Note: To clean stuff up, I had entered the lab around 9.30pm on Monday. This might have affected Yehonathan's loss measurement readings (until then around 57 readings had been recorded).
Sorry for the late update.
I'd like to confirm that the IR ALS scheme will work for locking. The X-arm performance so far has been encouraging. I want to repeat the characterization for the Y arm. So I inspected the layout on the EY table, and made a list of characterization tasks. The current EY beam routing is difficult to work with, and it will definitely benefit from a re-do. However, I don't know how much time I want to spend re-doing it, so for a start, I will just try and couple some amount of light into a fiber and bring it to the PSL table, and see what noise performance I get.
Attachment #1: Photo of the current beam layout. The powers indicated were measured with the Ophir power meter.
Attachment #2: A candidate mode-matching solution, given the constraints outlined above. It isn't great, with only 85% modematching even theoretically possible. The lenses required are also pretty fast lenses. But I think it's the best possible without a complete overhaul of the EY layout. I'm still waiting for the lens kit to arrive, but as soon as they get here, I will start this work.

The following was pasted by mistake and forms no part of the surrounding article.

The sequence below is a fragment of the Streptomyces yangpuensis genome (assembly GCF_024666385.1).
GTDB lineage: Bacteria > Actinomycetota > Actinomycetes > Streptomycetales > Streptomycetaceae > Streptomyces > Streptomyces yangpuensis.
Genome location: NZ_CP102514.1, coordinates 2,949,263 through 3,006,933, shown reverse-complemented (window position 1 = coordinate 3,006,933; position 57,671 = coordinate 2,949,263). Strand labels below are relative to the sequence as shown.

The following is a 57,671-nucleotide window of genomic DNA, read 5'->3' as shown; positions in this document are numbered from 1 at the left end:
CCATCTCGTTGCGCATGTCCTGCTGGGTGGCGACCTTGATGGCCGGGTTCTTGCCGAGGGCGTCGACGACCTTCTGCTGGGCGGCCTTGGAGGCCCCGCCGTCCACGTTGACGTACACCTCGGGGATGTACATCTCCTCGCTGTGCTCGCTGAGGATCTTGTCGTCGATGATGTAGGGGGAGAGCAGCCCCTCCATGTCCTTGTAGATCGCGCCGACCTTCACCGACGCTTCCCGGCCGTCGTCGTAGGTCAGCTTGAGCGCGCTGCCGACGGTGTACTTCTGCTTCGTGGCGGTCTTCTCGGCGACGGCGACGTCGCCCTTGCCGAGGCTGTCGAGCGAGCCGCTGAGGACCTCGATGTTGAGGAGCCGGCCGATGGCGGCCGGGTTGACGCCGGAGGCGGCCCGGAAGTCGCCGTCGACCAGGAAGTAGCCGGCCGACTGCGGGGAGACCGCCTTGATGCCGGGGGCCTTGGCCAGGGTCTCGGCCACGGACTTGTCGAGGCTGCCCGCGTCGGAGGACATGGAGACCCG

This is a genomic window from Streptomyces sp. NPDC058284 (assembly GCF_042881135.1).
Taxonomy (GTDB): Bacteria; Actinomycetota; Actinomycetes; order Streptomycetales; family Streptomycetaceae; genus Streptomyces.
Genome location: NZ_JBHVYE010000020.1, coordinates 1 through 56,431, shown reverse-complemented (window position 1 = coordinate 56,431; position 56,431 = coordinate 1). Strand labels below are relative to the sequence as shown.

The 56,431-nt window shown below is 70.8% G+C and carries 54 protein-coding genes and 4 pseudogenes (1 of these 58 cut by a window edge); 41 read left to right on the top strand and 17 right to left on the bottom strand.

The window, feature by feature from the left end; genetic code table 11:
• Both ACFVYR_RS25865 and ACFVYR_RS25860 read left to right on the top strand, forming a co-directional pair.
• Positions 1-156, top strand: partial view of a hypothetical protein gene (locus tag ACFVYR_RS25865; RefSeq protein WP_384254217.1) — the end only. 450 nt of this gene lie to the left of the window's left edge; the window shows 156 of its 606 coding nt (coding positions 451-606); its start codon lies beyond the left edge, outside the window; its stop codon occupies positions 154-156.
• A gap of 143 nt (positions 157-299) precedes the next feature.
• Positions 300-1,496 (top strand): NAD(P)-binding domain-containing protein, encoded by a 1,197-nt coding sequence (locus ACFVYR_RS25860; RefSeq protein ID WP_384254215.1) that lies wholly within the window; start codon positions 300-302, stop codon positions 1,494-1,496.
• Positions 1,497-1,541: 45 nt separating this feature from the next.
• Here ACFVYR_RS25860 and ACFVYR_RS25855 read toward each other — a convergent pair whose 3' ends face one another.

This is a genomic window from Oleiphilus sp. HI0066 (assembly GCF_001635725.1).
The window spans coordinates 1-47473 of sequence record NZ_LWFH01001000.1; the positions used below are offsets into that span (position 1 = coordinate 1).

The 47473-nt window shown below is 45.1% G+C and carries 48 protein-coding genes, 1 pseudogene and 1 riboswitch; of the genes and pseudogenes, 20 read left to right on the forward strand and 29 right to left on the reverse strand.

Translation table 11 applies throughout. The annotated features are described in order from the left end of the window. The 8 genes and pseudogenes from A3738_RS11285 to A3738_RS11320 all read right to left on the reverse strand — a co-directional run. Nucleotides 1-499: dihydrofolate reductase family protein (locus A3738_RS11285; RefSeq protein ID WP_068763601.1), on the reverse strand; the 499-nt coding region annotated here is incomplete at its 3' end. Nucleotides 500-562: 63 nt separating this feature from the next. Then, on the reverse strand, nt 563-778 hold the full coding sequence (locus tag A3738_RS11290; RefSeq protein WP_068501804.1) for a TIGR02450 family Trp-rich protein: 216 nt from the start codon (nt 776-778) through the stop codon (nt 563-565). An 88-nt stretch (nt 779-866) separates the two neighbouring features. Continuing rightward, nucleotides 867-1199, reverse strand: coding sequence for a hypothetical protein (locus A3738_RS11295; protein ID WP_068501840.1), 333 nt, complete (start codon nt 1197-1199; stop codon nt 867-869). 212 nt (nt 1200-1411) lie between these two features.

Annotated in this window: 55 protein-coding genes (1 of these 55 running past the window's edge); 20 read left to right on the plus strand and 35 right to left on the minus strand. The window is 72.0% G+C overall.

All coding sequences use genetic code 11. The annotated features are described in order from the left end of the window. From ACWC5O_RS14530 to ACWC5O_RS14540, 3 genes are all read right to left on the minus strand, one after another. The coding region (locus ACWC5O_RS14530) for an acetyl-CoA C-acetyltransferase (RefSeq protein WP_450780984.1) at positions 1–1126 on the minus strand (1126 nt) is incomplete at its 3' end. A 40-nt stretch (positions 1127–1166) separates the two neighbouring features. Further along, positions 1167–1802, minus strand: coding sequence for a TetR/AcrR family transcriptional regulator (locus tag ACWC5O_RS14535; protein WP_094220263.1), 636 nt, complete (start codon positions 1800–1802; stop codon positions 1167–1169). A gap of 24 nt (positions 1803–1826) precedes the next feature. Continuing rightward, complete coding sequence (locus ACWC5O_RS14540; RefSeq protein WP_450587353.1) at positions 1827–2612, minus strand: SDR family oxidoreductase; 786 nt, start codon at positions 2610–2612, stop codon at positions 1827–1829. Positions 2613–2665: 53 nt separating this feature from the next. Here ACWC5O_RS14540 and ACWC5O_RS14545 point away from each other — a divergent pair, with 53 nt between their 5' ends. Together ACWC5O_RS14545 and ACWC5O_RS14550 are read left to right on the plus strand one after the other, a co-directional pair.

vanna --> QIL.
gautam 20190804: The GPIB module + power supply were returned to me by Duo ~5pm today at the 40m.
4 deg is not an optimized number optimized for criteria, but to keep the cavity short width to 0.1m. But the justification of 4deg is found in Section 3 and 4 of T1000276 on Page 4.
Question for Koji: how is the aLIGO OMC angle of incidence of ~4 degrees chosen? Presumably we want it to be as small as possible to minimize astigmatism, and also, we want the geometric layout on the OMC breadboard to be easy to work with, but was there a quantitative metric? Koji points out that the backscatter is also expected to get worse with smaller angles of incidence.